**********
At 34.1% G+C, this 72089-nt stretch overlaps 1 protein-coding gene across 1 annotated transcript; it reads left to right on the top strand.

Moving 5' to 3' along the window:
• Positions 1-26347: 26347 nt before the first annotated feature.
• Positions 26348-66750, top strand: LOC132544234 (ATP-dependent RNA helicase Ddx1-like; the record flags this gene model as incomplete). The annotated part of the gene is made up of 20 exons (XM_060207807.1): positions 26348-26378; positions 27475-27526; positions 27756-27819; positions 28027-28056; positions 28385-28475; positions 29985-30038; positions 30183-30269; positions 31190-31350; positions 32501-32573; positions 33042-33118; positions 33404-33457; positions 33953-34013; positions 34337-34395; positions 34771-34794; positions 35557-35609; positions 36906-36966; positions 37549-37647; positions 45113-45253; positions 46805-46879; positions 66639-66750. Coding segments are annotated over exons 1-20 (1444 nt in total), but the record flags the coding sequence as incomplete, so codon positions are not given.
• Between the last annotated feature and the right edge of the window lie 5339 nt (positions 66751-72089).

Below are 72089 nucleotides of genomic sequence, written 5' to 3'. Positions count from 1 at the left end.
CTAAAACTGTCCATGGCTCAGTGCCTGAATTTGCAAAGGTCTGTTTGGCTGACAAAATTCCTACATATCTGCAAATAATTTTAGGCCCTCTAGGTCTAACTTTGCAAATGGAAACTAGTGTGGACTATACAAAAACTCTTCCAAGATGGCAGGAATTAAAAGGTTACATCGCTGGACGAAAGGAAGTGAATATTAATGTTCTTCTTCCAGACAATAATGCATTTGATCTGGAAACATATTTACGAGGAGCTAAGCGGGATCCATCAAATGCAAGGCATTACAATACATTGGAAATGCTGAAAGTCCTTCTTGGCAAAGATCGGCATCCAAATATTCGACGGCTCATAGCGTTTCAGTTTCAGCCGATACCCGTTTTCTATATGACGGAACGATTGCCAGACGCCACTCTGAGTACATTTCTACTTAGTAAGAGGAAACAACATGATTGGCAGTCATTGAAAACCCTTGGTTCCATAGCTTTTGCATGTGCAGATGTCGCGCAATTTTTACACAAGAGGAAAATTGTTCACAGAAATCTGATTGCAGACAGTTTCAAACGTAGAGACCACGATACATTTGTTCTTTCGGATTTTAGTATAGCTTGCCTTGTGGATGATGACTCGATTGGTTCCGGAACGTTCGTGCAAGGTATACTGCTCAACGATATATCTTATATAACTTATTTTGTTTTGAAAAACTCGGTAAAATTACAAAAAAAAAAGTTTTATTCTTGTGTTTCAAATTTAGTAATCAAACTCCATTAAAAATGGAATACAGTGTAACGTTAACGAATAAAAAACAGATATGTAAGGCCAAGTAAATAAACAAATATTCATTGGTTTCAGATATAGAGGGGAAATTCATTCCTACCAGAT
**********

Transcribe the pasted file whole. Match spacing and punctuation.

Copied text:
At 34.1% G+C, this 72089-nt stretch overlaps 1 protein-coding gene across 1 annotated transcript; it reads left to right on the top strand.

Moving 5' to 3' along the window:
• Positions 1-26347: 26347 nt before the first annotated feature.
• Positions 26348-66750, top strand: LOC132544234 (ATP-dependent RNA helicase Ddx1-like; the record flags this gene model as incomplete). The annotated part of the gene is made up of 20 exons (XM_060207807.1): positions 26348-26378; positions 27475-27526; positions 27756-27819; positions 28027-28056; positions 28385-28475; positions 29985-30038; positions 30183-30269; positions 31190-31350; positions 32501-32573; positions 33042-33118; positions 33404-33457; positions 33953-34013; positions 34337-34395; positions 34771-34794; positions 35557-35609; positions 36906-36966; positions 37549-37647; positions 45113-45253; positions 46805-46879; positions 66639-66750. Coding segments are annotated over exons 1-20 (1444 nt in total), but the record flags the coding sequence as incomplete, so codon positions are not given.
• Between the last annotated feature and the right edge of the window lie 5339 nt (positions 66751-72089).

Below are 72089 nucleotides of genomic sequence, written 5' to 3'. Positions count from 1 at the left end.
CTAAAACTGTCCATGGCTCAGTGCCTGAATTTGCAAAGGTCTGTTTGGCTGACAAAATTCCTACATATCTGCAAATAATTTTAGGCCCTCTAGGTCTAACTTTGCAAATGGAAACTAGTGTGGACTATACAAAAACTCTTCCAAGATGGCAGGAATTAAAAGGTTACATCGCTGGACGAAAGGAAGTGAATATTAATGTTCTTCTTCCAGACAATAATGCATTTGATCTGGAAACATATTTACGAGGAGCTAAGCGGGATCCATCAAATGCAAGGCATTACAATACATTGGAAATGCTGAAAGTCCTTCTTGGCAAAGATCGGCATCCAAATATTCGACGGCTCATAGCGTTTCAGTTTCAGCCGATACCCGTTTTCTATATGACGGAACGATTGCCAGACGCCACTCTGAGTACATTTCTACTTAGTAAGAGGAAACAACATGATTGGCAGTCATTGAAAACCCTTGGTTCCATAGCTTTTGCATGTGCAGATGTCGCGCAATTTTTACACAAGAGGAAAATTGTTCACAGAAATCTGATTGCAGACAGTTTCAAACGTAGAGACCACGATACATTTGTTCTTTCGGATTTTAGTATAGCTTGCCTTGTGGATGATGACTCGATTGGTTCCGGAACGTTCGTGCAAGGTATACTGCTCAACGATATATCTTATATAACTTATTTTGTTTTGAAAAACTCGGTAAAATTACAAAAAAAAAAGTTTTATTCTTGTGTTTCAAATTTAGTAATCAAACTCCATTAAAAATGGAATACAGTGTAACGTTAACGAATAAAAAACAGATATGTAAGGCCAAGTAAATAAACAAATATTCATTGGTTTCAGATATAGAGGGGAAATTCATTCCTACCAGAT